Compensation Compensation is the reward that individuals receive in exchange for performing tasks • A major cost of doing business • The chief reason people seek employment • U.S. employers pay an average of $23.65 per hour worked • $17.02 = straight-time wages and salaries • $6.63 = benefits
Compensation Non-financial Indirect Direct Praise Self-esteem Recognition Insurance Vacation Childcare Wages Salary Bonuses Commissions
Objective of Compensation Adequate Equitable Acceptable toemployees Balanced Effectivecompensation Cost effective Providesincentive Secure
External Influences on Compensation Labor Market The Economy External Influences Unions Government
Government Influences The government requires employers to deduct fundsfrom employees’ wages for… Federal income taxes Social security taxes State and local income taxes Other ways government influences compensation If the government is the employer, it can legislate pay levels by setting statutory rates The government may create jobs for certain categories of workers, thus reducing the supply of workers and affecting pay rates
Union Influences Unions exert influence on compensation programs Unionized workers work longer hours and earn more than non-unionized workers Unions are pacesetters in demands for pay, benefits, and improved working conditions There is supportive interaction betweenunions and the government The Davis-Bacon Act requires employers with government contracts to pay prevailing wages The Wagner Act makes it illegal to change wage rates during a union organizing campaign
The Labor Market and Compensation Styles of managing and rewarding arechanging in response to diversity Diversity is more than demographics; it means differing value, lifestyles,even body types Changing demographics require employersto offer more, and more varied,benefits to motivate, satisfy, retain employees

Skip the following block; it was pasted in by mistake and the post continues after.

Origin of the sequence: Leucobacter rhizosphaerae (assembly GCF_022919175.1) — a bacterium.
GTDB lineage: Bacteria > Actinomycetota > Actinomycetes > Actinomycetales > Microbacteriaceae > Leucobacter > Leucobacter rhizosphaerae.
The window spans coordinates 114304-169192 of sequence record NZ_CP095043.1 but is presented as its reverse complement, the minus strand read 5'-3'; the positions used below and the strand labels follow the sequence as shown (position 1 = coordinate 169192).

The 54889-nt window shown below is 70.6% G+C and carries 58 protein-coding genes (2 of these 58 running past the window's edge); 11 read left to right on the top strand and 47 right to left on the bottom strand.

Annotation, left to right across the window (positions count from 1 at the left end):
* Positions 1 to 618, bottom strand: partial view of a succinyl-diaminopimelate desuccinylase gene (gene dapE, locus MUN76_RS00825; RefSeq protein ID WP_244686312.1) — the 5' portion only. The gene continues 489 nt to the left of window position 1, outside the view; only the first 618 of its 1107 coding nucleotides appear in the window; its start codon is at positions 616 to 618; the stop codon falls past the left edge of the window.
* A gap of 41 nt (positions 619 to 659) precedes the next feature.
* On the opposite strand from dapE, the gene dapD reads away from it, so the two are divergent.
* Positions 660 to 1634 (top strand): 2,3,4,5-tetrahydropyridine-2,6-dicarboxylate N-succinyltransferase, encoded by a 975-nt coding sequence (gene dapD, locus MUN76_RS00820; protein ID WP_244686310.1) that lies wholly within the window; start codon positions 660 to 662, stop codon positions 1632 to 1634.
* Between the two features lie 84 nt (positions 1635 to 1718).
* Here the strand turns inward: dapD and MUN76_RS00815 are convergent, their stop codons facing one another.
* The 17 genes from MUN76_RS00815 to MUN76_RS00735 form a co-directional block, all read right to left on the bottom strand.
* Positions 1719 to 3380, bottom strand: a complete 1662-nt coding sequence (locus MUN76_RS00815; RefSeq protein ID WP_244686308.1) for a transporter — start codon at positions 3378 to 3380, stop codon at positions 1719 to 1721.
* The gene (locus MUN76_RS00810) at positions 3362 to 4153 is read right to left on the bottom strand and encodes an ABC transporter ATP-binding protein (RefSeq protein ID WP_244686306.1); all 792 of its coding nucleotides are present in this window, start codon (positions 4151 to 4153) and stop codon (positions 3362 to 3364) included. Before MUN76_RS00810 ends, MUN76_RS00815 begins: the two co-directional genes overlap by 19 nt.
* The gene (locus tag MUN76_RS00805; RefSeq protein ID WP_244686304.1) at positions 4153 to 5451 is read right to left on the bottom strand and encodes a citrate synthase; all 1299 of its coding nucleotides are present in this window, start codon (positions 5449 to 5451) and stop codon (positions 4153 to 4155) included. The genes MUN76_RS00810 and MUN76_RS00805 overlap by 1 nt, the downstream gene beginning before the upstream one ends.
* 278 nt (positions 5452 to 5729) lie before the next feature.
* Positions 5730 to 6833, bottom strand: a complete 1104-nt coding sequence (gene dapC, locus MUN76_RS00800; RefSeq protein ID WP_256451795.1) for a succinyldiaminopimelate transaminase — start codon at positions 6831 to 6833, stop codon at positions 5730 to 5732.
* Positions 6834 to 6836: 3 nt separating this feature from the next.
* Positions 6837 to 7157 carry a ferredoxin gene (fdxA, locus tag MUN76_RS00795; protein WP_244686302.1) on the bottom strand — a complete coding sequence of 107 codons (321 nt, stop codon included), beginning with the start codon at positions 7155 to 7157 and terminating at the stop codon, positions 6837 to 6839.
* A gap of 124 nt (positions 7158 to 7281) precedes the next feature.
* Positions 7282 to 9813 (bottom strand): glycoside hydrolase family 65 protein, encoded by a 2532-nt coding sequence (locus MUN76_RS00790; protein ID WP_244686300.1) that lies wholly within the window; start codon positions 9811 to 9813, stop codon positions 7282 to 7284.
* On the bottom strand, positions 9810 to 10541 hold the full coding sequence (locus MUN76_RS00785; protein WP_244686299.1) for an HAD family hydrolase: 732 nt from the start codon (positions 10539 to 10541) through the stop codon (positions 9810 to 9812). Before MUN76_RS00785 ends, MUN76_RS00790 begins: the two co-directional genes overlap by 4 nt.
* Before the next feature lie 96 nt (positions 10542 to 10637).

Legal Considerations Discrimination: Must apply same decision rules to all employees eligible for the reward or incentive. Employees protected by Title VII and Equal Pay Act. Taxes and accounting rules: For example, those governing capital gains, deferred compensation and stock plans.
Pay is a powerful tool for meeting the organization’s goals. Pay has a large impact on employee attitudes and behaviors. Pay influences the kinds of people who are attracted to (or remain with) the organization. Employees attach great importance to pay decisions when they evaluate their relationship with their employer. Pay and Pay Decisions Pay Decisions
Employers must not base differences in pay on an employee’s age, sex, race, or other protected status. Any differences in pay must be tied to job responsibilities or performance. The goal is equal pay for equal work. Legal Requirement for Pay • Minimum wage isthe lowest amount that employers may pay under federal or state law, stated as an $/hour. • The overtime rate is 1½ times the employee’s usual hourly rate; exempt employees (not covered by FSLA) do not get overtime…they are not hourly • Prevailing wage rules require federal contractors to pay their employees at rates at least equal to the typical wages in the area.